As part of Biden’s investment in combating climate change, companies may receive $85 from the federal government for every metric ton of CO2 collected from industrial facilities and permanently sequestered. They can also get $60 for each ton stored and later used to produce more oil, a process that involves injecting carbon dioxide into oilfields to keep them productive.

Summit stands to receive as much as $1.5 billion annually from the tax credits. The company said it has no plans to use CO2 in oil drilling, which is known as enhanced oil recovery, or EOR. But a carbon dioxide storage permit application drafted by Summit appears to leave open the potential for the CO2 to be used for that purpose.

“Our business model is for 100% sequestration,” the company said in an emailed response to questions. “No customers have ever approached us to move their CO2 for EOR.”

For several environmental and public interest groups, providing tax credits for more climate-polluting oil is a handout to oil drillers that upends the goal of weaning corporations and consumers off fossil fuels.

“It’s just not the right answer,” said Brett Hartl, government affairs director at the nonprofit Center for Biological Diversity. “You’re incentivizing the extension of the use of fossil fuels for many more years or decades to come.”

Burgum’s office declined a request to interview the governor for this story. He has hailed his state’s underground CO2 storage capacity as a “geologic jackpot.” North Dakota, according to Burgum, has the capacity to store 250 billion tons of carbon dioxide underground.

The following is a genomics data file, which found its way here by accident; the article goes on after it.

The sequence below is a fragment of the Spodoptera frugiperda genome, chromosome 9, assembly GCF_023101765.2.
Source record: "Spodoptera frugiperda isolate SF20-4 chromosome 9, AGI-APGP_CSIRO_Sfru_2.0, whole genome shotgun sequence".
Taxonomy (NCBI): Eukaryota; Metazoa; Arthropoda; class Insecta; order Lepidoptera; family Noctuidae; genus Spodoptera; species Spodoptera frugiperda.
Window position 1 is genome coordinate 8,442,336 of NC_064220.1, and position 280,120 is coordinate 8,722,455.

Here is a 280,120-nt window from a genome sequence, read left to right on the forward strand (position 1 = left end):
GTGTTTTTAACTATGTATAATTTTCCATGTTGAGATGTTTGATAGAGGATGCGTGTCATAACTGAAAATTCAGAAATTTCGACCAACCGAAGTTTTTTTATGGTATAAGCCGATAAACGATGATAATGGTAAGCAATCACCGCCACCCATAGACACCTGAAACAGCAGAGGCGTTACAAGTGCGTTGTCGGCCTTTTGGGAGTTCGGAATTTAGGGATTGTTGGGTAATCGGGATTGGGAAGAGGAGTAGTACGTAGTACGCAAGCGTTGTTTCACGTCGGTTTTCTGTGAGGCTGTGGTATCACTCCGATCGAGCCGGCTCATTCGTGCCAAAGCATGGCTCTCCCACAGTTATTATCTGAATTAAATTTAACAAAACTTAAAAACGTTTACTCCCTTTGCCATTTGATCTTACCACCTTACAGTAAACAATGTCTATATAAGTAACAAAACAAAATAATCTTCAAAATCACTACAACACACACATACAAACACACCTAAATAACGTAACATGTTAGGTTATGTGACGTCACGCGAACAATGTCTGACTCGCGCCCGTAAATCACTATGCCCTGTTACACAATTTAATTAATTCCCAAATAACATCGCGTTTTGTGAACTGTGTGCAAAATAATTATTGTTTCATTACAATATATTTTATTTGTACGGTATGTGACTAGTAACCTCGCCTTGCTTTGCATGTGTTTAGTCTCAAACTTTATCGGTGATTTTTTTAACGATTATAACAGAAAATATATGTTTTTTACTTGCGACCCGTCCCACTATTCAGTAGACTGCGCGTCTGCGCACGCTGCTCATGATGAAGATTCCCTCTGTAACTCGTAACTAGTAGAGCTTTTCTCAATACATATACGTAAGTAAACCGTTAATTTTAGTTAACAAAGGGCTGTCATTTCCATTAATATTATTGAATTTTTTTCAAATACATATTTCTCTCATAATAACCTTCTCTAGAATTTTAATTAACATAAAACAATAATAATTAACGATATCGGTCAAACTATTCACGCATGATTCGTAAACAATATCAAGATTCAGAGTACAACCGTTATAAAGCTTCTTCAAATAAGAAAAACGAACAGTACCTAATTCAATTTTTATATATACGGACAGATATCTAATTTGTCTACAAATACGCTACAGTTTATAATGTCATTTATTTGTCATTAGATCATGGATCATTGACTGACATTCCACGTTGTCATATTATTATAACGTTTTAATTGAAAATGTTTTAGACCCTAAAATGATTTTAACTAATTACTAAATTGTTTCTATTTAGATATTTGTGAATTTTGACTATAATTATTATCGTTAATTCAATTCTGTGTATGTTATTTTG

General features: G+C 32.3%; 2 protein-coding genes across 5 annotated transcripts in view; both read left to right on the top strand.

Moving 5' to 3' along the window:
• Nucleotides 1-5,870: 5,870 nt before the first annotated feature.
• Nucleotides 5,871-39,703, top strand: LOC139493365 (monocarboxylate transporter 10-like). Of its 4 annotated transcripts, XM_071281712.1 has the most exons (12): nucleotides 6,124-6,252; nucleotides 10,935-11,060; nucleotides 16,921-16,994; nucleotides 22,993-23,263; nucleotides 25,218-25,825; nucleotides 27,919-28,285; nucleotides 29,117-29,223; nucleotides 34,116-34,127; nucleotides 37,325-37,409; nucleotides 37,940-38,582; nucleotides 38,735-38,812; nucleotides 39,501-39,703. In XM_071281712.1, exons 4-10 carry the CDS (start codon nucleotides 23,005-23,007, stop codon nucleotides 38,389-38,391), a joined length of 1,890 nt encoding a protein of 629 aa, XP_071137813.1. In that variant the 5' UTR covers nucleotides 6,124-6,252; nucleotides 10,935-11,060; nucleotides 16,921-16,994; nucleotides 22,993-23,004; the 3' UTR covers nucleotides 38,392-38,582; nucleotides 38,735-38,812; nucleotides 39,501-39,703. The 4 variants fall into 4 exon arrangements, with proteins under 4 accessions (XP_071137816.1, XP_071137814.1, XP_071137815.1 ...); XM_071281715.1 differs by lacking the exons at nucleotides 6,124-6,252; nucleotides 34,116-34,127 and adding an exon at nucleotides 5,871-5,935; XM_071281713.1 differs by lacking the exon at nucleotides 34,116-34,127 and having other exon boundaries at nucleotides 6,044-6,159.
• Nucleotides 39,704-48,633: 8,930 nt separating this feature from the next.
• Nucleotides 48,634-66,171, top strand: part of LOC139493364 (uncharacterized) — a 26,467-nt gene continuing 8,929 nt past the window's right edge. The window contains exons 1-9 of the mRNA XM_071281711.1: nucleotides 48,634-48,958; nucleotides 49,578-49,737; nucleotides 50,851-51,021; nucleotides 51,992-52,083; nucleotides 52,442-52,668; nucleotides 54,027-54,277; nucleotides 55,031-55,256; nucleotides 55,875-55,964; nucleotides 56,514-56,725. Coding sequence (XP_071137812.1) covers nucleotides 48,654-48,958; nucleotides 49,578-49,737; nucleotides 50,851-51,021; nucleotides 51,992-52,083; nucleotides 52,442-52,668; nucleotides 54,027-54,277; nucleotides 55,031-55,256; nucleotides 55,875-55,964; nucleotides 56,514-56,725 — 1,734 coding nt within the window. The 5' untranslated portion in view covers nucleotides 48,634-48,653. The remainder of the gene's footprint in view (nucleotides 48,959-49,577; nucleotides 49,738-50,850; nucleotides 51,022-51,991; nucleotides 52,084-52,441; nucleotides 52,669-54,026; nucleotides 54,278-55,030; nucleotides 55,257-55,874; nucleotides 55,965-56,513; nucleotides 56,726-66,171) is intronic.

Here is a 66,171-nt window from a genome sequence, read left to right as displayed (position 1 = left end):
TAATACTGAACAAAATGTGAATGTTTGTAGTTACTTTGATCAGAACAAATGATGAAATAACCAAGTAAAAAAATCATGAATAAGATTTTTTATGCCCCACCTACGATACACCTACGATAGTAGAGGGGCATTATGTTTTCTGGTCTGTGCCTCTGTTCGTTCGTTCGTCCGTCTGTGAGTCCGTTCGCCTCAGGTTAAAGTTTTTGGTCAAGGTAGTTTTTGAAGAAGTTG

That message has been amplified by North Dakota’s mineral resources department, which has estimated CO2 can help extract billions more barrels of oil from the rich Bakken shale formation. The Bakken is a 200,000-square-mile deposit that spans North Dakota, Montana and southern Canada.

In North Dakota, the blowback to the Summit project has been intense, with Burgum caught in the crossfire.

There are fears a pipeline rupture would unleash a lethal cloud of CO2. In 2020, a pipeline carrying compressed carbon dioxide ruptured in Satartia, Mississippi. At least 45 people required hospital treatment and 200 more had to be evacuated from the area, according to the federal agency that oversees pipeline safety.

Summit said the CO2 line in Mississippi may have contained high amounts of hydrogen sulfide, a toxic gas. Its system will transport nearly pure carbon dioxide, the company said, and any hydrogen sulfide or other elements in the stream “will not be considered impactful.”

Landowners also worry their property values will plummet if the pipeline passes under their property. And they’re outraged over what they allege are hardball tactics employed by Summit to secure easements for the project.